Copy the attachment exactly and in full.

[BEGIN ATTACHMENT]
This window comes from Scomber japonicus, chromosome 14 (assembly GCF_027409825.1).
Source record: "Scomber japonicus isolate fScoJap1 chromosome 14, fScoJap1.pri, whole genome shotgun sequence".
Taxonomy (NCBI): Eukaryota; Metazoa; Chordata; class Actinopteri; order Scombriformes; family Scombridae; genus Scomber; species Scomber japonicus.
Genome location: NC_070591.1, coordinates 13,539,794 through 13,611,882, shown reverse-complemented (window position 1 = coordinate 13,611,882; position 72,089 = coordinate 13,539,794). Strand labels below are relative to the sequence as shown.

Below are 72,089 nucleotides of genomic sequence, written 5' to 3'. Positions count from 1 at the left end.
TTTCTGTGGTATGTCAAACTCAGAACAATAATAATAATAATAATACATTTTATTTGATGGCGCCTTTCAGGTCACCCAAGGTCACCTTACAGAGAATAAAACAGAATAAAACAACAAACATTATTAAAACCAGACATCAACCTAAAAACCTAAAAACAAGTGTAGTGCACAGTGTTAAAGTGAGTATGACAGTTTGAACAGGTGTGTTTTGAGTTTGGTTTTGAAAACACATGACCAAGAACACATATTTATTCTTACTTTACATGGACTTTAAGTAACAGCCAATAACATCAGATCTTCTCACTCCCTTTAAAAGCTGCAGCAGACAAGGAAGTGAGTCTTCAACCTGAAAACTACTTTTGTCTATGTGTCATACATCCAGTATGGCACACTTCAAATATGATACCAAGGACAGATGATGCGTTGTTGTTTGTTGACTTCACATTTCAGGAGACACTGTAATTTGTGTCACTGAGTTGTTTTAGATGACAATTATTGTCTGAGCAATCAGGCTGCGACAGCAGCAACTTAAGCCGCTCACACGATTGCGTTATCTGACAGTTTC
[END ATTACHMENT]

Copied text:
This window comes from Scomber japonicus, chromosome 14 (assembly GCF_027409825.1).
Source record: "Scomber japonicus isolate fScoJap1 chromosome 14, fScoJap1.pri, whole genome shotgun sequence".
Taxonomy (NCBI): Eukaryota; Metazoa; Chordata; class Actinopteri; order Scombriformes; family Scombridae; genus Scomber; species Scomber japonicus.
Genome location: NC_070591.1, coordinates 13,539,794 through 13,611,882, shown reverse-complemented (window position 1 = coordinate 13,611,882; position 72,089 = coordinate 13,539,794). Strand labels below are relative to the sequence as shown.

Below are 72,089 nucleotides of genomic sequence, written 5' to 3'. Positions count from 1 at the left end.
TTTCTGTGGTATGTCAAACTCAGAACAATAATAATAATAATAATACATTTTATTTGATGGCGCCTTTCAGGTCACCCAAGGTCACCTTACAGAGAATAAAACAGAATAAAACAACAAACATTATTAAAACCAGACATCAACCTAAAAACCTAAAAACAAGTGTAGTGCACAGTGTTAAAGTGAGTATGACAGTTTGAACAGGTGTGTTTTGAGTTTGGTTTTGAAAACACATGACCAAGAACACATATTTATTCTTACTTTACATGGACTTTAAGTAACAGCCAATAACATCAGATCTTCTCACTCCCTTTAAAAGCTGCAGCAGACAAGGAAGTGAGTCTTCAACCTGAAAACTACTTTTGTCTATGTGTCATACATCCAGTATGGCACACTTCAAATATGATACCAAGGACAGATGATGCGTTGTTGTTTGTTGACTTCACATTTCAGGAGACACTGTAATTTGTGTCACTGAGTTGTTTTAGATGACAATTATTGTCTGAGCAATCAGGCTGCGACAGCAGCAACTTAAGCCGCTCACACGATTGCGTTATCTGACAGTTTC